Software Helps Combat Effects Of Depression In Baby Boomers, Seniors
Depression In Baby Boomers
New findings on the effects of computer based-training on cognitive function for baby boomers and seniors suggest that cognitive training offers a positive impact and should be prescribed for individuals living with depression.
The findings, presented here at The Alzheimer's Association International Conference on the Prevention of Dementia, are the latest data from a first-of- its-kind, double-blind clinical trial on the effects of computer-based training on cognitive function during two years for the over-50 crowd.
"The results of our clinical trial suggest that cognitive training should be widely encouraged among depressed patients," said Amos Korczyn, M.D., trial investigator, as well as chairman of the Department of Neurology for Tel-Aviv University's Tel-Aviv Sourasky Medical Center, professor and incumbent of the chair of neurology at Tel-Aviv University's Sackler School of Medicine and Chief Scientist for NexSig, a company that develops adaptive diagnostic systems for early detection of neurological disorders. "Scientists have established that depression is associated with dementia, cognitive decline and Alzheimer's disease, as well as with greater cognitive and functional decline and higher rates of institutionalization."
In the research, the computer training in MindFit(TM) cognitive skill assessment and training software, created by CogniFit, Ltd., was found to improve short-term memory, spatial relations and attention focus-for all subjects. While all study participants benefited from the use of computer games, MindFit users experienced greater improvement in the cognitive domains of spatial short term memory, visuo-spatial learning and focused attention.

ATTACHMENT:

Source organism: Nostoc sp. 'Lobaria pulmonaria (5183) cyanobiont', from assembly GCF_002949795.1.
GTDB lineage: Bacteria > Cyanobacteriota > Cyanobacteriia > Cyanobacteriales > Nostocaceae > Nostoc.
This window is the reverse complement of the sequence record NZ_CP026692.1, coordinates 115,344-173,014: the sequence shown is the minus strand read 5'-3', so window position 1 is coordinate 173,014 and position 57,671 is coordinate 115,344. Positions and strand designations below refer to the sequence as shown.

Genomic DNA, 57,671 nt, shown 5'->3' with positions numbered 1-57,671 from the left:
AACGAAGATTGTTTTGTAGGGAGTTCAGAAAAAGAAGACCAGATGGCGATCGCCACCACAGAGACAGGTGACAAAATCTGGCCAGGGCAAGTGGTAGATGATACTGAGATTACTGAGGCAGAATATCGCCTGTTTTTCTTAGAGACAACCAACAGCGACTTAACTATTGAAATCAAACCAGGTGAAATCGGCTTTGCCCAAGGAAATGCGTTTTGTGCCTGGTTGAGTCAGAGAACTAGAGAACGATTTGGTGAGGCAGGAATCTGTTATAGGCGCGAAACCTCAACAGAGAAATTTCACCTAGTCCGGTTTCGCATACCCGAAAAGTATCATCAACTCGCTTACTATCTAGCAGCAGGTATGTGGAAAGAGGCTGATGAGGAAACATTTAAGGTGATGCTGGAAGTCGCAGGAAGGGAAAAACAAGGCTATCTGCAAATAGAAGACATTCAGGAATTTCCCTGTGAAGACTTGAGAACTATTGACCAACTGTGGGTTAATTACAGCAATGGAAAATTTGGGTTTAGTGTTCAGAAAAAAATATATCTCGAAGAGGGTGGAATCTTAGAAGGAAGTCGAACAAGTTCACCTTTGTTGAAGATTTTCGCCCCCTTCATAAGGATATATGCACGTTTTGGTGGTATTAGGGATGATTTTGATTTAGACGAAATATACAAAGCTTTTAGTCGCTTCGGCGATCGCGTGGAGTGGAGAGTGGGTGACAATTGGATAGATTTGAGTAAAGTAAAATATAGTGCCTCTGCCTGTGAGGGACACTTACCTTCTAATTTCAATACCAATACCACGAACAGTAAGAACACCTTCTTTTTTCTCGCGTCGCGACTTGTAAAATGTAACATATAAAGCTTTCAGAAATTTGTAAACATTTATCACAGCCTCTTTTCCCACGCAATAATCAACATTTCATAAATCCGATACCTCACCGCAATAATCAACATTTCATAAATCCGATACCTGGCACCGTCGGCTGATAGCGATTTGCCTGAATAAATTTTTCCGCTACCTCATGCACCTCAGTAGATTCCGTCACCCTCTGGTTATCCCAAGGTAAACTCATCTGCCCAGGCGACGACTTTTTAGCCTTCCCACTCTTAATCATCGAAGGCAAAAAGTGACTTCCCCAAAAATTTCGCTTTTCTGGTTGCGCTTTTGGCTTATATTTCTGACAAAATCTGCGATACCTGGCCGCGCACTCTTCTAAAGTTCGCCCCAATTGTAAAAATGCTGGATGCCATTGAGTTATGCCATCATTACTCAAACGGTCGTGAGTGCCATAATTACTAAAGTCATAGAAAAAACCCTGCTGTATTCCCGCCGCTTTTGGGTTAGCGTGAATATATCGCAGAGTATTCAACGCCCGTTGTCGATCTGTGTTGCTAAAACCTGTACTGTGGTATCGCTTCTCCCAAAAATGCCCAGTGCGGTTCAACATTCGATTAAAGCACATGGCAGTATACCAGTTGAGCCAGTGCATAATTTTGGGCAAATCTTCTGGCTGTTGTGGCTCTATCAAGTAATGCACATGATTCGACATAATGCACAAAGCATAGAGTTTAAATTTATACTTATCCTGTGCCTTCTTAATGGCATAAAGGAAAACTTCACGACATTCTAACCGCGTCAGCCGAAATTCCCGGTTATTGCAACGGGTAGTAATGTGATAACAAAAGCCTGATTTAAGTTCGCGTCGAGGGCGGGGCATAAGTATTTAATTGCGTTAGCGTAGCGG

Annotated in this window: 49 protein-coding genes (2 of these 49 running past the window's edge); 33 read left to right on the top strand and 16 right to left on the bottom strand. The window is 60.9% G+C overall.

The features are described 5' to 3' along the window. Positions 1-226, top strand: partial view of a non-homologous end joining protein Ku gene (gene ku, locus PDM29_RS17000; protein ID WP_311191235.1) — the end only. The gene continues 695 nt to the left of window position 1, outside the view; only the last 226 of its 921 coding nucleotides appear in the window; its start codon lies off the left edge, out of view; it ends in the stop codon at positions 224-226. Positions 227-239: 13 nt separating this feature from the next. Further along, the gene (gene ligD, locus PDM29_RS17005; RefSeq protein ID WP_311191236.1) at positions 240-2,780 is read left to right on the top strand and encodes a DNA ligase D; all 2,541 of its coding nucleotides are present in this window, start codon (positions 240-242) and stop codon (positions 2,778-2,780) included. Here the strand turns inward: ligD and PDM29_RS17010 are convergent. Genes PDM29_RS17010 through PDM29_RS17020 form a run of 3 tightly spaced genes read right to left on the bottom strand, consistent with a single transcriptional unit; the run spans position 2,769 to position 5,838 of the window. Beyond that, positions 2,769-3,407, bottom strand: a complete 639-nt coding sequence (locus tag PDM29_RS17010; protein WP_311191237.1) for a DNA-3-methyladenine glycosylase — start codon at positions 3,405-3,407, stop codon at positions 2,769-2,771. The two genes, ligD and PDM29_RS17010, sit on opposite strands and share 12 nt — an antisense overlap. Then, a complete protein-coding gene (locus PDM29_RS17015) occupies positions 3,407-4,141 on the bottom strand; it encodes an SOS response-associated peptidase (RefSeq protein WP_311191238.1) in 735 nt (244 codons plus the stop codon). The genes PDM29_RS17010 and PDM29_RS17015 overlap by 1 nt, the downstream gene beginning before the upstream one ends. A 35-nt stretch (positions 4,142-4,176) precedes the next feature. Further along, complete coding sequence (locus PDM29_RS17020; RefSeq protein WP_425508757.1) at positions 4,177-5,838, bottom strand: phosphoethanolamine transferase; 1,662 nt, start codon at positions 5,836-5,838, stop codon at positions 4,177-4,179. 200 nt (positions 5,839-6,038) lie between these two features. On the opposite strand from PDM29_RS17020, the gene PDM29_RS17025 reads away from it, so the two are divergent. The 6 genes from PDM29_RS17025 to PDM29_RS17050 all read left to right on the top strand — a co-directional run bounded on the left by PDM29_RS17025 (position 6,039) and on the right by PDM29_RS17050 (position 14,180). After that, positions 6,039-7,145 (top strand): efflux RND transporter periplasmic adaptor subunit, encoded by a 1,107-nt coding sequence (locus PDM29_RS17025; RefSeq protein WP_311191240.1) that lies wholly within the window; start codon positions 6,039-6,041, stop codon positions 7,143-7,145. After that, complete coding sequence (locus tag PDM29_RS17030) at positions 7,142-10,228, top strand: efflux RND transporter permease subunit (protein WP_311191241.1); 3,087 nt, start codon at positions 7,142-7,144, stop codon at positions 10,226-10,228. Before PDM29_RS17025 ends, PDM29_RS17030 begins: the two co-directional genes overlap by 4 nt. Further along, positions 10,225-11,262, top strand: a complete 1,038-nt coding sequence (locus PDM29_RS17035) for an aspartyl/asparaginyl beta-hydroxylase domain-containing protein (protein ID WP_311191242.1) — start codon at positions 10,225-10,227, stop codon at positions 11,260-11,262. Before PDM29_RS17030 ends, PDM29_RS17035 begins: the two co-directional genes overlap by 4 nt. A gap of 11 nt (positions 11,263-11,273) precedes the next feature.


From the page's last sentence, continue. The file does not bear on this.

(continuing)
"Research has shown that regularly scheduled cognitive exercise can not only improve cognitive function among healthy boomers and seniors, but in patients diagnosed with MCI (minimal cognitive impairment) as well," said Prof. Shlomo Breznitz, Ph.D., founder and president of CogniFit. "As such, cognitive therapy--either alone or with existent drugs--can help fend-off Alzheimer's and help sharpen the cognitive function of those living with depression."
In the latest findings, 15.7 percent of study participants were shown to have depression (Geriatric Depression Scale>5) at baseline. Yet, the cognitive side effects of depression did not prevent that population from benefiting as much as other users from cognitive training to improve attention focus and sustainment; recognition, recall and spacial short-term memory; visuo-spatial learning; executive functions; and, mental flexibility.